Security footage from an armed robbery at a Frosted Leaf marijuana dispensary. (Frosted Leaf via Denver7)
“It’s like cash in hand,” says Denver, Colorado police Cmdr. James Henning. “Marijuana [in Colorado] at wholesale price is going for $1,200 per pound, but if you take that same pound of marijuana to the East Coast, it’s worth $3,000 to $3,500.”
Across the city, dispensaries reported 122 burglaries and five robberies in the year of 2019, both of which are an exiguous increase from the previous year. Frosted Leaf, a dispensary company with three locations in the Denver area, has seen eight after-hours burglaries since 2014, according to general counsel John Goutell. On December 3rd, 2019, a robbery at Frosted Leaf’s Cherry Creek location on S. Harrison St. involved four men holding two employees at gunpoint.
Some dispensary owners suspect that it’s the preconception that their stores hold massive amounts of cash inside them that might be attracting potential criminals.
“With all the stories that have been published about reaching certain tax collection milestones — you hear about a billion dollars collected — there’s this misconception there will be piles of money at these places if they come in,” says Goutell. He added, “We probably won’t see any relief in these kinds of robberies until these businesses aren’t forced to deal only in cash.”
Increased robberies and burglaries only add to the list of issues that dispensary transactions operating solely in cash creates, such as a lack of access to secure banking. The SAFE Banking Act, authored by Colorado Rep. Ed Perlmutter, D-Arvada, aims to alleviate dispensaries’ reliance on cash transactions and provide them with banking options. The bill was passed by the U.S. House of Representatives in September of 2019 and was described as “a sign the time has come for comprehensive cannabis reform” by Morgan Fox, a spokesman for the National Cannabis Industry Association. “The fact that we got almost half the Republicans is a huge sign we’re moving in the right direction toward sensible policies,” Fox added.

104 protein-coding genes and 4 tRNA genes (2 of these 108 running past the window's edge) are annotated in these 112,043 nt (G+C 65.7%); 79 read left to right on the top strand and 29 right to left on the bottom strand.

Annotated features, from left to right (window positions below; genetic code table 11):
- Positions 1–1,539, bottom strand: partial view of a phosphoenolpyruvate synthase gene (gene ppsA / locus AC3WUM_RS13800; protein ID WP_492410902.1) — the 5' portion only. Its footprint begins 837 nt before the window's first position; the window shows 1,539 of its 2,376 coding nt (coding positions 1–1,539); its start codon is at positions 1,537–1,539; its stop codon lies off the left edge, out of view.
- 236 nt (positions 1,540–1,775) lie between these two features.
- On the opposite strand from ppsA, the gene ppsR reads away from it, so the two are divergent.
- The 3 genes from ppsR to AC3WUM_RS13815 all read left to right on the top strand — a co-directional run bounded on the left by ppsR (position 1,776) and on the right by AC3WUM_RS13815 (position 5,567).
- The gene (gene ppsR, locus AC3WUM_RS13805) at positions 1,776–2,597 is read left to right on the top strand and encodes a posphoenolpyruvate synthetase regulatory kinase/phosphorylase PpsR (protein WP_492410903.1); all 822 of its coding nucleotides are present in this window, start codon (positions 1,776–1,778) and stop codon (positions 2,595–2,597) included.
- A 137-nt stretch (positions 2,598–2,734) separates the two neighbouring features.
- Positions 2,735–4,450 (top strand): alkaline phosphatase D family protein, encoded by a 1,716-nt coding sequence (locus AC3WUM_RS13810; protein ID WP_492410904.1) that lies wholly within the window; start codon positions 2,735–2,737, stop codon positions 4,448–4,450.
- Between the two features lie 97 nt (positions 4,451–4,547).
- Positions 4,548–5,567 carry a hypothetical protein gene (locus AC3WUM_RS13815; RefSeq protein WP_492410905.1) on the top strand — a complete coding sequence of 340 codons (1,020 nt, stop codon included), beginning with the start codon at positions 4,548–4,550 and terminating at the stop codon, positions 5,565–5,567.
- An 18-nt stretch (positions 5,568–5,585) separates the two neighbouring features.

Leading up to the vote, Rep. Denny Heck of Washington state voiced his support and urged fellow representatives to vote in favor by sharing a story from 2016 in which Travis Mason, a 24-year old Marine veteran who was on his way to becoming a police officer, was fatally shot during a dispensary robbery in Denver.
This still image from security camera footage shows two people sought in connection with the murder of Travis Mason on June 18, 2016. (Metro Denver Crime Stoppers)
“Because the federal law did not allow for that business to be banked, to be within the guardrails of the financial system, an evil person walked in that night and shot Travis dead,” Heck said. “That does not have to happen. It is not hypothetical.”
“He wanted to give (his children) a better life,” said Priscilla Dominguez, the mother of Travis Mason. “He was always proud of whatever he was doing because he wanted to support his family.”
Rob Nichols, president of the American Bankers Association, chronicled the vote as “a significant step forward for public safety, transparency and common sense.”
“By helping to provide clarity for the financial sector in those states where cannabis is legal, this bill will help banks meet the needs of their communities while reducing cash-motivated crimes, increasing the efficiency of tax collections and improving the cannabis industry’s financial accountability,” he said.